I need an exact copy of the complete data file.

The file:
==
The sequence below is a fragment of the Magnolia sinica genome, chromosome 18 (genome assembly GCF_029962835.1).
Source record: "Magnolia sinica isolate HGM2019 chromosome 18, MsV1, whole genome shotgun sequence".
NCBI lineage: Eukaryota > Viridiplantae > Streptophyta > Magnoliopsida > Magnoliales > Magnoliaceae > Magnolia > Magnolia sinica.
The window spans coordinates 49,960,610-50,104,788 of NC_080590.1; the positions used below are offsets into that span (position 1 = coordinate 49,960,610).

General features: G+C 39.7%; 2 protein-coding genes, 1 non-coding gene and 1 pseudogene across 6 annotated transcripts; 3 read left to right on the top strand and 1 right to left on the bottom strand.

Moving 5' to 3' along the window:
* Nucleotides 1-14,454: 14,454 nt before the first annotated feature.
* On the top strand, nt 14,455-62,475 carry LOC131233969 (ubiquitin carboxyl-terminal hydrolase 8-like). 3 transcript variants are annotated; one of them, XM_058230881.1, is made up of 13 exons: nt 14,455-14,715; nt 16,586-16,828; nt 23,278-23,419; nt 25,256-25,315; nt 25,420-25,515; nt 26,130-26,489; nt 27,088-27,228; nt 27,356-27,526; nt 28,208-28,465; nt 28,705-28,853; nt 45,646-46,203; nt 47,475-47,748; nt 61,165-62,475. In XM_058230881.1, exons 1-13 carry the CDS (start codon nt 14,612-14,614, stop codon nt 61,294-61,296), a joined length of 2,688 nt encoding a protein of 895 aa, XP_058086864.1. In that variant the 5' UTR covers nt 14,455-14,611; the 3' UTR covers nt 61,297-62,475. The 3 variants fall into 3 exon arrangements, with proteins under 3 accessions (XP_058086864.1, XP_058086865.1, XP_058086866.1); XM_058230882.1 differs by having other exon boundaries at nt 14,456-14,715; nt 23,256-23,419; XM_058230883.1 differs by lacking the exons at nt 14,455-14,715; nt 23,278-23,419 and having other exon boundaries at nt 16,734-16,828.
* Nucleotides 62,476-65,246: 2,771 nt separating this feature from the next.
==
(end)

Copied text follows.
The sequence below is a fragment of the Magnolia sinica genome, chromosome 18 (genome assembly GCF_029962835.1).
Source record: "Magnolia sinica isolate HGM2019 chromosome 18, MsV1, whole genome shotgun sequence".
NCBI lineage: Eukaryota > Viridiplantae > Streptophyta > Magnoliopsida > Magnoliales > Magnoliaceae > Magnolia > Magnolia sinica.
The window spans coordinates 49,960,610-50,104,788 of NC_080590.1; the positions used below are offsets into that span (position 1 = coordinate 49,960,610).

General features: G+C 39.7%; 2 protein-coding genes, 1 non-coding gene and 1 pseudogene across 6 annotated transcripts; 3 read left to right on the top strand and 1 right to left on the bottom strand.

Moving 5' to 3' along the window:
* Nucleotides 1-14,454: 14,454 nt before the first annotated feature.
* On the top strand, nt 14,455-62,475 carry LOC131233969 (ubiquitin carboxyl-terminal hydrolase 8-like). 3 transcript variants are annotated; one of them, XM_058230881.1, is made up of 13 exons: nt 14,455-14,715; nt 16,586-16,828; nt 23,278-23,419; nt 25,256-25,315; nt 25,420-25,515; nt 26,130-26,489; nt 27,088-27,228; nt 27,356-27,526; nt 28,208-28,465; nt 28,705-28,853; nt 45,646-46,203; nt 47,475-47,748; nt 61,165-62,475. In XM_058230881.1, exons 1-13 carry the CDS (start codon nt 14,612-14,614, stop codon nt 61,294-61,296), a joined length of 2,688 nt encoding a protein of 895 aa, XP_058086864.1. In that variant the 5' UTR covers nt 14,455-14,611; the 3' UTR covers nt 61,297-62,475. The 3 variants fall into 3 exon arrangements, with proteins under 3 accessions (XP_058086864.1, XP_058086865.1, XP_058086866.1); XM_058230882.1 differs by having other exon boundaries at nt 14,456-14,715; nt 23,256-23,419; XM_058230883.1 differs by lacking the exons at nt 14,455-14,715; nt 23,278-23,419 and having other exon boundaries at nt 16,734-16,828.
* Nucleotides 62,476-65,246: 2,771 nt separating this feature from the next.